Nonetheless I still feel (a) that the case for promoting the type of capitalistic variation defined in (iii) is prima facie stronger than the case for promoting any other type of capitalistic variation, (b) that, if one attaches great importance (as I do) to the considerations set out on p. 22, there is a prima facie case for promoting some kind of capitalistic variation rather than trying to form a direct judgment as to what degree of variation will produce the best long-period results. Personally however I should be prepared even now to take some risks of slowing down progress in the interests of stability. In a stationary state (i.e. one in which population and desires were stagnant and fluctuation was about a constant normal) the case for preferring capitalistic to any other kind of variation would perhaps vanish: but so, in my view, would the greater part of the problem of the trade cycle.

I still incline to stick to my two main propositions: 1) that capitalists have much greater real independent inducements to vary output (as opposed both to fictitious inducements and to real inducements generated by changes in banking policy) than the "psychological school" would lead me to suppose: 2) that, given the need for material progress, the consequent fluctuations are much more in the true long-period interest of society as a whole than a contemplation of the immediate disharmony between the interests of entrepreneurs and those of workpeople would lead one to suppose.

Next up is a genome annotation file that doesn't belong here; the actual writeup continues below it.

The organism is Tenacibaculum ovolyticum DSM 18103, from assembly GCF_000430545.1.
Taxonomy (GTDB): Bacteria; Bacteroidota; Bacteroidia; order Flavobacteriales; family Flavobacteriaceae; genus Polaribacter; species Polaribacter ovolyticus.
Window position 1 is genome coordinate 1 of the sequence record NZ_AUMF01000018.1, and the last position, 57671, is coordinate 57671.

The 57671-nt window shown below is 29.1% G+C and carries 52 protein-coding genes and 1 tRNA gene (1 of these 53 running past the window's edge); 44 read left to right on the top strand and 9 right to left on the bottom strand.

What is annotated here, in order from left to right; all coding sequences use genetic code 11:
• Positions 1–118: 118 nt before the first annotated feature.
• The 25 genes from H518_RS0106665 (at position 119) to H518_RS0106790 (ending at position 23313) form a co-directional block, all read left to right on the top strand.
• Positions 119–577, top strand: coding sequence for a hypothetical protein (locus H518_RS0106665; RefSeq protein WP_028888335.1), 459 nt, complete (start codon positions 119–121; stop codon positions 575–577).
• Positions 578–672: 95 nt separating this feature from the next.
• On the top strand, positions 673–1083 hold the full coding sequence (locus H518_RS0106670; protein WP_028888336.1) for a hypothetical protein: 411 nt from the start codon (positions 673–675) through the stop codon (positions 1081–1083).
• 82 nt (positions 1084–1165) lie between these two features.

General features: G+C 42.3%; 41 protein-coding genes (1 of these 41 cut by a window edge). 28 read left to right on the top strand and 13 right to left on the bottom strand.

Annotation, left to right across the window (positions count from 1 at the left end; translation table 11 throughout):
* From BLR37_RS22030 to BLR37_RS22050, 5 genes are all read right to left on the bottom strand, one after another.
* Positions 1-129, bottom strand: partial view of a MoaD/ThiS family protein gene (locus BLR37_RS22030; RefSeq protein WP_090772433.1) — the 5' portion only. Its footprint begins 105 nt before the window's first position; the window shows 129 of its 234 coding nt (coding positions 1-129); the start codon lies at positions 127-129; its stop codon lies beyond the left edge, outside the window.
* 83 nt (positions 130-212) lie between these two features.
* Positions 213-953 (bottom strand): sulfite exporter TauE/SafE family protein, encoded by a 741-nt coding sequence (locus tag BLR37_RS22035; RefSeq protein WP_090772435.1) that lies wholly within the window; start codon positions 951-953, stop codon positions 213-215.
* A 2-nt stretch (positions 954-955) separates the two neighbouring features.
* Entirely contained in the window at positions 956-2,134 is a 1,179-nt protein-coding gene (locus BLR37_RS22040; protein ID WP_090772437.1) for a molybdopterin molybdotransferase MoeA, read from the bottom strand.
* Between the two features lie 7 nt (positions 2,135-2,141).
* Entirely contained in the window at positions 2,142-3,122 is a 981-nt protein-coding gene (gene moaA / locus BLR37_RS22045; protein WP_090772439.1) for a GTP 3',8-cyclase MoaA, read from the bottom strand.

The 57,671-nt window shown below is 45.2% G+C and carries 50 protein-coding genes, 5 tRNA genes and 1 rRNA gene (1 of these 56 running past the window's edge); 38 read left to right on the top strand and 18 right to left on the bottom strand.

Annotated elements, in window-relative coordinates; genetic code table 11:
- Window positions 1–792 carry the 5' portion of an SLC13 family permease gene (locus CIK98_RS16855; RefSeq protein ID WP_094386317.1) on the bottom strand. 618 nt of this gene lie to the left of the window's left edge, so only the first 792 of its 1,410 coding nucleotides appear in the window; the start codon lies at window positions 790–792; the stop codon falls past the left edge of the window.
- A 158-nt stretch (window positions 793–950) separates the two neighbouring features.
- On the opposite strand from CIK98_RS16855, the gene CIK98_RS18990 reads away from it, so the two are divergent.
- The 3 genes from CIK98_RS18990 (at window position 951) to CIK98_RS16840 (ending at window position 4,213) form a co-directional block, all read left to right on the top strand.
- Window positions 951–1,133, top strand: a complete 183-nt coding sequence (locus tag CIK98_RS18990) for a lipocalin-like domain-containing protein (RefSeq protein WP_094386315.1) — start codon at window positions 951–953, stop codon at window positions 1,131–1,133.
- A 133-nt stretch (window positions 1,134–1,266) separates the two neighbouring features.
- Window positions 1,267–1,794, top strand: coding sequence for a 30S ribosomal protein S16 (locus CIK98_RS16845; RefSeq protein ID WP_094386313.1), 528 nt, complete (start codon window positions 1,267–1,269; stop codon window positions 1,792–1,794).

Further, I think it is possible that my instinct to glaze over (i)(a) above was not far wrong! I.e. I suspect a good deal too much has been made of the direct stimulative or deterrent effects on the entrepreneur of changes in the bank-rate. The main consideration, from the entrepreneur's point of view, is whether or not he can get hold of the requisite Short Lacking at all; & I doubt whether the rate of output which, provided he can get the requisite Short Lacking, it is rational for him to establish, varies very much with the price which he has to pay for that Lacking.

A minor point on attached half-page.

I return all of your letters for reference, and in case you ever think the original worth while criticising in print anywhere. If not, I hope you'll keep them or let me have them back sometime, as I should like to refer to them again if ever it comes to a re-writing. [2]